Professor MS Swaminathan, who has died aged 98, was the world’s leading agricultural scientist and the “father” of India’s “green revolution” of the late 1960s which prevented millions of people suffering food shortages and famine.
In the early years of the decade, India grew some 12 million tons of wheat every year. Starvation was rampant and the country imported much of its food. Swaminathan, an agricultural geneticist, developed new dwarf high-yield wheat varieties that enabled the country to triple its production, turning India from being the world’s largest importer of food grains to a net exporter. Today, India grows some 120 million tons of wheat.
He continued his career in pure biotech research, but in later life began to question some of the principles of intensive farming practices on which the green revolution had been based. While the population of India almost doubled after independence, partly as a result of over-intensification half of the country’s cultivable land became ecologically degraded; grain production began to decline and from the late 1980s farmers, encouraged by a government which had embraced globalisation, turned to cash crops and away from the traditional staples that make up the bulk of the food eaten by the poorest.
Swaminathan became an advocate for the Gandhian concept of production by the masses and called for an “Ever-green Revolution” which would keep people on the land while avoiding further ecological damage. The key to this, he argued, was GM technology allied to organic farming techniques, although he was vehemently opposed to the corporate GM model promoted by companies such as Monsanto. GM technology, he argued, should be publicly funded by governments and should be made freely available to producers.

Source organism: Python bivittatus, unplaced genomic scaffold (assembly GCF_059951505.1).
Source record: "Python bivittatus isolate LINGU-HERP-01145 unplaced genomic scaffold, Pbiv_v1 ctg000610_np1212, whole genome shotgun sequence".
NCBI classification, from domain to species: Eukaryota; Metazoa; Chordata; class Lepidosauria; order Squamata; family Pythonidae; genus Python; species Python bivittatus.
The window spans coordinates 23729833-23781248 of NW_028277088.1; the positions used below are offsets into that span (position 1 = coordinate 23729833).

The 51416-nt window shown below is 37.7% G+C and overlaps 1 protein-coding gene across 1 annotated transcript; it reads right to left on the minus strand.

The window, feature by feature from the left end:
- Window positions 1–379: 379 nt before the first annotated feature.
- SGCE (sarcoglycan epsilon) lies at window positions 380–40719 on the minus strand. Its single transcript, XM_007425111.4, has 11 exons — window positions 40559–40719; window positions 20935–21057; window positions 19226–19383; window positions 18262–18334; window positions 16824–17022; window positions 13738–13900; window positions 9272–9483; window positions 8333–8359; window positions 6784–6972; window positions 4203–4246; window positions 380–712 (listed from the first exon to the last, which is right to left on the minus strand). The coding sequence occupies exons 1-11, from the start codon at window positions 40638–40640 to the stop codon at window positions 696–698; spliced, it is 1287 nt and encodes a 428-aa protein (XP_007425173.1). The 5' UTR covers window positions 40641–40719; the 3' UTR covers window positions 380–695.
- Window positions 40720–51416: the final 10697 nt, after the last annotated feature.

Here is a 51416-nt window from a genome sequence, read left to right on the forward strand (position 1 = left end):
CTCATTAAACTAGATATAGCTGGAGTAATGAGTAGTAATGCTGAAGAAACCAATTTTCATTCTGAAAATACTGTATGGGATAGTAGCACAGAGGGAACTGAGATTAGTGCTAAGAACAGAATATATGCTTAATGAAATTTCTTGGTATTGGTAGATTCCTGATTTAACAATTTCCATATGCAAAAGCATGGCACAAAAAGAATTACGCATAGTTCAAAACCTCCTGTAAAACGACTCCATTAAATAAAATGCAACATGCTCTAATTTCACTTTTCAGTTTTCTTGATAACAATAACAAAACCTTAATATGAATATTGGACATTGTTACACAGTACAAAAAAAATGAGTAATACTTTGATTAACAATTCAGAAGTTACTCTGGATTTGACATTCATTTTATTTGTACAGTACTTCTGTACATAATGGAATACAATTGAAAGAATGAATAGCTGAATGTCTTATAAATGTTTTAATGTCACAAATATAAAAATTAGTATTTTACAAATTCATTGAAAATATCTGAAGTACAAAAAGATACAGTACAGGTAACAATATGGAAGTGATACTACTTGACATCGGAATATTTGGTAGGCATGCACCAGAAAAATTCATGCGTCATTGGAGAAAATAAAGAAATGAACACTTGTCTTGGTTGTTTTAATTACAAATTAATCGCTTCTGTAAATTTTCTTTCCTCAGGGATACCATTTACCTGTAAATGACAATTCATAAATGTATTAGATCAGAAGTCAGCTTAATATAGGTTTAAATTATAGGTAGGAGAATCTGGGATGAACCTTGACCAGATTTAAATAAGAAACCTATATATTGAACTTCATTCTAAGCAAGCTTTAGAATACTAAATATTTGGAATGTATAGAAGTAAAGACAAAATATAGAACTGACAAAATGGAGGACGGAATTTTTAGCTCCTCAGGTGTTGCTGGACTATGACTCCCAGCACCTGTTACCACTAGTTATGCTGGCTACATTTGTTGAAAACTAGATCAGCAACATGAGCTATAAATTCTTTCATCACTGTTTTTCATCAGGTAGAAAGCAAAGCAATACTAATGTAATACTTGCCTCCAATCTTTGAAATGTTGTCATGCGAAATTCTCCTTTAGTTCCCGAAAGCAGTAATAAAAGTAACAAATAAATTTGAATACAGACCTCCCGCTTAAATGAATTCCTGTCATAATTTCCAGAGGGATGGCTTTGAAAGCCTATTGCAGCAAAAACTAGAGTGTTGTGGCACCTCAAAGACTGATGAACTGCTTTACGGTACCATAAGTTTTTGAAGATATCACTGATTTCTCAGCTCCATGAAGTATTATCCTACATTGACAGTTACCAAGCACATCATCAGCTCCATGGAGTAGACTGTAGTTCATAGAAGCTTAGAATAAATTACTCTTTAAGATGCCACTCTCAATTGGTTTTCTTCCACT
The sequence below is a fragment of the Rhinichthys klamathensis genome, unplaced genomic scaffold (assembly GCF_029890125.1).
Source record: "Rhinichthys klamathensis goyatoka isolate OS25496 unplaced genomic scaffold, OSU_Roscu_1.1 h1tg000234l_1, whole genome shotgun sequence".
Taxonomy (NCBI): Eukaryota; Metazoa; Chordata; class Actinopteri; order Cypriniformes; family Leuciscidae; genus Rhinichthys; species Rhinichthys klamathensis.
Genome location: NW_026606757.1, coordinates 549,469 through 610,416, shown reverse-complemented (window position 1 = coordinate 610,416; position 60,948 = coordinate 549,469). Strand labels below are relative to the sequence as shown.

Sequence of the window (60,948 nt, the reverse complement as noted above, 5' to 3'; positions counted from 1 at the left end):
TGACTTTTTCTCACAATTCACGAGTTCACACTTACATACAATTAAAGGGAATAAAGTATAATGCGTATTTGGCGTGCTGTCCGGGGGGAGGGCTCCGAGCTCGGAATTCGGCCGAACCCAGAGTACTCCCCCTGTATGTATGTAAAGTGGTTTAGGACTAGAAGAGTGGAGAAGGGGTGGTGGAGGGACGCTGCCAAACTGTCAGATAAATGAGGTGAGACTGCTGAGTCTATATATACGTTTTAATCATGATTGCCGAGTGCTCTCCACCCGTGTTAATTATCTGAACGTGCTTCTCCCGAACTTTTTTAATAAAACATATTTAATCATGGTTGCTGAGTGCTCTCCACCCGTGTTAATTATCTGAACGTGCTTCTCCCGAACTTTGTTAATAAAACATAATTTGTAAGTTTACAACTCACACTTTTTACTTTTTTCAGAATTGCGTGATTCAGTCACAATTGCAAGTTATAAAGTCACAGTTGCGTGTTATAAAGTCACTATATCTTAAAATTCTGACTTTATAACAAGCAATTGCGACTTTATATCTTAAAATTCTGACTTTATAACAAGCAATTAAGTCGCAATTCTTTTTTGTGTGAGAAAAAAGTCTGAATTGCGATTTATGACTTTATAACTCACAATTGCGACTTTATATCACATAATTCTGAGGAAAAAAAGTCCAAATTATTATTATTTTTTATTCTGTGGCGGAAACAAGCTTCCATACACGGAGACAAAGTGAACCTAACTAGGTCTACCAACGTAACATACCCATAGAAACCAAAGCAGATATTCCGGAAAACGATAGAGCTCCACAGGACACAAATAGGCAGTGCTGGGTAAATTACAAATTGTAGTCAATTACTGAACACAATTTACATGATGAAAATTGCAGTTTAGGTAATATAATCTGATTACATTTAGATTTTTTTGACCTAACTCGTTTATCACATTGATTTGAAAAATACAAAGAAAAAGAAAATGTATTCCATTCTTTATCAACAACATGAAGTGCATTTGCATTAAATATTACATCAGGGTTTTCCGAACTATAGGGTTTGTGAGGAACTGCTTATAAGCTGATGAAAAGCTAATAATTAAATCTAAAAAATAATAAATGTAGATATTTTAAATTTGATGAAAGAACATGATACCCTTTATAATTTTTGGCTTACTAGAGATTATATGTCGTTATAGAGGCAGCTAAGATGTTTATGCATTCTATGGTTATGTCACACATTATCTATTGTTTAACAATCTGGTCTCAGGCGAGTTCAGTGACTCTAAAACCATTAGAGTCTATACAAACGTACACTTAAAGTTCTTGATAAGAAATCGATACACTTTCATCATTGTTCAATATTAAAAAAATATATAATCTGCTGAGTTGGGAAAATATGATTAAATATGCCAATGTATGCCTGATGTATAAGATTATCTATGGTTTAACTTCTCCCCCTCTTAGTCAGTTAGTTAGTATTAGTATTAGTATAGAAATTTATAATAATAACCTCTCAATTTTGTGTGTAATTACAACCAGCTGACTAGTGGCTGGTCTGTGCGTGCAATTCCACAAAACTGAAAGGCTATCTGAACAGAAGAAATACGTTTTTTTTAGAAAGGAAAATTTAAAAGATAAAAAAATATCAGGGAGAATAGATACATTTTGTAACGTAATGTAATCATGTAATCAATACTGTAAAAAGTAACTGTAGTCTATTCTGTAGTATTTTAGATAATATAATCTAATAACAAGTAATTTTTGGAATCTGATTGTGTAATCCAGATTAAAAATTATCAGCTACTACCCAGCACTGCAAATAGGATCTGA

The second of four sons of a surgeon, Monkombu Sambasivan Swaminathan was born on August 7 1925 into a Tamil family at Kumbakonam, Madras State (now Tamil Nadu), in what was then British-ruled India. His father died unexpectedly when he was 11 and during his teens he was much influenced by his uncle, a teacher and scholar of English literature, Tamil and Sanskrit at Madras University.
Swaminathan was educated at the Little Flower Catholic High School in Kumbakonam and at Maharajas College in Trivandrum where he took a degree in zoology. As wartime food shortages began to bite and famine struck Bengal in 1942 he decided to switch to agriculture and enrolled at Coimbatore Agricultural College where he took another degree in Agricultural Science.
In 1947, the year of Indian independence, he moved to the Indian Agricultural Research Institute in New Delhi as a post-graduate student in genetics and plant breeding and obtained a post-graduate degree in Cytogenetics in 1949.
Because Swaminathan’s parents had planned a government career for him, he took and passed the Indian government’s civil service examinations. He was offered a management job in the police, but at the same time, he heard that he had won a Unesco fellowship to continue his education overseas. He spent a year studying plant genetics at the University of Wageningen in the Netherlands and then moved on to Cambridge University in England, where he earned a doctorate in 1952 on the genetic structures of certain potato species.
He then accepted a post-doctoral research post at the University of Wisconsin, where he helped to establish a potato research station and gained practical experience of plant hybridisation.